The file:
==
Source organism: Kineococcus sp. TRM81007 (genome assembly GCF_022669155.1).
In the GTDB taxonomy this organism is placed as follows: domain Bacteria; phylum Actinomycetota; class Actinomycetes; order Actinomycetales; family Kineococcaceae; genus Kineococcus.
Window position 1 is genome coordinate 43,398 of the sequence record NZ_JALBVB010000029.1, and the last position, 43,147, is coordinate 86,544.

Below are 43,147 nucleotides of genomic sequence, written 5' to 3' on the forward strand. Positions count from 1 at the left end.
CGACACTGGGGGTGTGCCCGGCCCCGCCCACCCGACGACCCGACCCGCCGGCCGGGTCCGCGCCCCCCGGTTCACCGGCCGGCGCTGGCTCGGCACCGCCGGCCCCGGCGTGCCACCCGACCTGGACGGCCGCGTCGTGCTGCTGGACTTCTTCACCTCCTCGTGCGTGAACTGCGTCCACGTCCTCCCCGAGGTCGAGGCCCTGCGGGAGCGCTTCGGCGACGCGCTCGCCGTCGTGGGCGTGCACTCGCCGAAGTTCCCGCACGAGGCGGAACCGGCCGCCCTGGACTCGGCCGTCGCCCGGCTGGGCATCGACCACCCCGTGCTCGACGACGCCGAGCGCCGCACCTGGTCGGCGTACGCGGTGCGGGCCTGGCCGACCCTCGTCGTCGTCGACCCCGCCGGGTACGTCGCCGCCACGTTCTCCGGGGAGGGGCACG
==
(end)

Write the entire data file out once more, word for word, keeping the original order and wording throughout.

Source organism: Kineococcus sp. TRM81007 (genome assembly GCF_022669155.1).
In the GTDB taxonomy this organism is placed as follows: domain Bacteria; phylum Actinomycetota; class Actinomycetes; order Actinomycetales; family Kineococcaceae; genus Kineococcus.
Window position 1 is genome coordinate 43,398 of the sequence record NZ_JALBVB010000029.1, and the last position, 43,147, is coordinate 86,544.

Below are 43,147 nucleotides of genomic sequence, written 5' to 3' on the forward strand. Positions count from 1 at the left end.
CGACACTGGGGGTGTGCCCGGCCCCGCCCACCCGACGACCCGACCCGCCGGCCGGGTCCGCGCCCCCCGGTTCACCGGCCGGCGCTGGCTCGGCACCGCCGGCCCCGGCGTGCCACCCGACCTGGACGGCCGCGTCGTGCTGCTGGACTTCTTCACCTCCTCGTGCGTGAACTGCGTCCACGTCCTCCCCGAGGTCGAGGCCCTGCGGGAGCGCTTCGGCGACGCGCTCGCCGTCGTGGGCGTGCACTCGCCGAAGTTCCCGCACGAGGCGGAACCGGCCGCCCTGGACTCGGCCGTCGCCCGGCTGGGCATCGACCACCCCGTGCTCGACGACGCCGAGCGCCGCACCTGGTCGGCGTACGCGGTGCGGGCCTGGCCGACCCTCGTCGTCGTCGACCCCGCCGGGTACGTCGCCGCCACGTTCTCCGGGGAGGGGCACG